The world's loneliest landscape comes to life in these time-lapse videos by Keith Heyward and Jennifer Berglund of Prehensile Productions:
Video guide, in order of appearance:
1. Friedmann Lake: As rocks heat up in the sunshine, they sometimes reach temperatures above freezing, causing small trickles of snow to melt. Over hundreds, if not thousands, of years, it gathers in small pools where it remains frozen solid. As the sun retreats behind the mountains during the summertime, the ice on the lake expands, causing popping and cracking sounds that resemble a shotgun being fired.
2. Friedmann Valley: A view from the beginning of the valley facing north toward Beacon Valley.
3. Glacial Till: A close-up view of the glacial till covering a buried glacier in Friedmann Valley.
4. Central Beacon Sublimation (2 clips of same thing): In this south-facing view of Central Beacon, snow falls and sublimates atop a large dolerite boulder. The holes on the rock were formed over millions of years by this very action.
5. Sandstone Boulder in Central Beacon Valley: This large sandstone boulder was sculpted by strong Antarctic winds over thousands of years. These natural sculptures, called ventifacts, are present throughout the Dry Valleys.
6. Camp Life: Although weather canceled work on this snowy and cloudy day, life is still bustling in the Upper Beacon Valley camp. The yellow tents, called Scott tents, are where researchers sleep in the field. They were tailored to endure some of the early Antarctic expeditions about 100 years ago, and the design was so effective, it hasn't changed much since.
7. Upper Beacon Valley, Facing North: The clouds clear after snowfall in Upper Beacon Valley.
8. Sandstone Boulder, Central Beacon Valley: This large sandstone boulder towers over the weathered rubble in Central Beacon Valley. This section of Beacon Valley covers the oldest portion of buried glacier ice. It is known to be up to 8 million years old in parts, due to the amount of weathering present on the glacial till. It takes millions of years for boulders to be whittled down to small rocks by wind, snow and sublimation.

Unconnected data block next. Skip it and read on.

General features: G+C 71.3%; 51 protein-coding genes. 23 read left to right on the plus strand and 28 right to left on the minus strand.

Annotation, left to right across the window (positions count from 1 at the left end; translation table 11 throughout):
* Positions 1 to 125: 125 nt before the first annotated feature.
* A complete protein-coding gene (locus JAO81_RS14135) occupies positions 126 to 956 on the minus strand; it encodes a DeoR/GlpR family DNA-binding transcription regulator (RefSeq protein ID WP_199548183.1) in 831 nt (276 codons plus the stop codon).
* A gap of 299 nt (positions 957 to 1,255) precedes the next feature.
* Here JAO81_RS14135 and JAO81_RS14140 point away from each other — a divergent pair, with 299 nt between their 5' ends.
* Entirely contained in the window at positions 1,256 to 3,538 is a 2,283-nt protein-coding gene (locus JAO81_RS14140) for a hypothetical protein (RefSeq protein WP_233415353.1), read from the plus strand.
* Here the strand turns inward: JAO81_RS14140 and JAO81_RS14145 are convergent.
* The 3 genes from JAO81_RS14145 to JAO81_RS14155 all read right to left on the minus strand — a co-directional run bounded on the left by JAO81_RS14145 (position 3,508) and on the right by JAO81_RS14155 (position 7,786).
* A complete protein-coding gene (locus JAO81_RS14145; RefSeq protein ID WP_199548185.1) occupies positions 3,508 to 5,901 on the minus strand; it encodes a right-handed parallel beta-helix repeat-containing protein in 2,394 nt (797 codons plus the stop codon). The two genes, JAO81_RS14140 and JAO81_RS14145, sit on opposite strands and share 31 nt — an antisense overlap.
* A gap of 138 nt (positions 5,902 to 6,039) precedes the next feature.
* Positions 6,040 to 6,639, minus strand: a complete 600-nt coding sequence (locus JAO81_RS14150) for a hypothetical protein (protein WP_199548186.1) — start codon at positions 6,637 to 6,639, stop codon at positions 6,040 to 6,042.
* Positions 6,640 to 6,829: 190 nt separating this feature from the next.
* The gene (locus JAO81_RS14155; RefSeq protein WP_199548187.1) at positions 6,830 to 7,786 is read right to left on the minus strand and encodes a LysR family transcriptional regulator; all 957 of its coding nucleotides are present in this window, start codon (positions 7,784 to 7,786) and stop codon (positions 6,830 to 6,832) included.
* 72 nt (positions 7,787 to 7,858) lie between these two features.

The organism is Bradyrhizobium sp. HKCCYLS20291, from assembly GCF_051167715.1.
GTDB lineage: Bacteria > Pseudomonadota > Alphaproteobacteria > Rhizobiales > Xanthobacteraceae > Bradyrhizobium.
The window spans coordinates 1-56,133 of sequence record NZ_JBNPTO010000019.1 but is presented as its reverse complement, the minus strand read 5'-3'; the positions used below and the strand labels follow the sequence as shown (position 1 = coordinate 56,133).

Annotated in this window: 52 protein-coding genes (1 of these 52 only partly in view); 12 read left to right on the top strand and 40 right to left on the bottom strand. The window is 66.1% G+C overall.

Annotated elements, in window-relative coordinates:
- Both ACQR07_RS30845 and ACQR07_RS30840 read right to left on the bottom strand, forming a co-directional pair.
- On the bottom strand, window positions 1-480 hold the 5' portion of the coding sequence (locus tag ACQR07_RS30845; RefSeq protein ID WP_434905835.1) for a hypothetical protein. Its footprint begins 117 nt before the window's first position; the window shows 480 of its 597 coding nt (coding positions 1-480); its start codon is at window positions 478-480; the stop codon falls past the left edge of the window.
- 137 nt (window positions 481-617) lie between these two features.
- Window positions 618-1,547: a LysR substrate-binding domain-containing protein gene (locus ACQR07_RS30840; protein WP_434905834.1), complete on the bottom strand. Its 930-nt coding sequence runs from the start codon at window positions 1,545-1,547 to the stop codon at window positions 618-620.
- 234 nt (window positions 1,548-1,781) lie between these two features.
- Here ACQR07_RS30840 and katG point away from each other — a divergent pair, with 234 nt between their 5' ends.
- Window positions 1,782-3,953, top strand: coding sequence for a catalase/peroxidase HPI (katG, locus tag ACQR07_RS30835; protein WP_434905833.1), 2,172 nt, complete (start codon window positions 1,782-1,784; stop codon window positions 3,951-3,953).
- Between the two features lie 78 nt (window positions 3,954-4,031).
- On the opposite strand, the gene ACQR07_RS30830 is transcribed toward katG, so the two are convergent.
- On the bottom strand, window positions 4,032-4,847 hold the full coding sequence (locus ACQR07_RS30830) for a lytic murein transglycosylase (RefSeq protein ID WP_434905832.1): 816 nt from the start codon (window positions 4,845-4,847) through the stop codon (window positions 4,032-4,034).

9. The Labyrinth: One of the most spectacular scenes in Antarctica, the Labyrinth was formed by a subglacial flood some 12 million years ago. Many speculate these landforms are present throughout Antarctica, buried beneath the thick layer of ice that covers 98 percent of the continent.
10. Lower Labyrinth and Wright Valley From the Asgard Range: This view, facing north toward the ocean, displays the lower half of the Labyrinth and upper Wright Valley of the Asgard Range. Across the valley is the Olympus Range, where each mountain is named after a Greek god. Likewise, each mountain in the Asgard Range is named after a Nordic god. Wright Valley is famous for its mummified seals. Every 100 years or so, a seal loses its way back to the ocean and migrates into the mountains, where it eventually dies. Although a carcass might appear only days old, it could have remained frozen in the valley for more than 1,000 years.
11. Sublimation on Dolerite: Through an ongoing process of snowfall and sublimation, small holes are carved into pieces of a volcanic basalt called dolerite. It would take thousands, sometimes millions, of years for these small holes to form.
12. A Wall of Clouds: Clouds descend on Upper Beacon Valley, halting all work for the day.
13. Mount Weller in Central Beacon Valley: The remnants of clouds from a snowstorm are whisked through Beacon Valley by strong Antarctic winds. Mount Weller lies on the western side of Beacon Valley.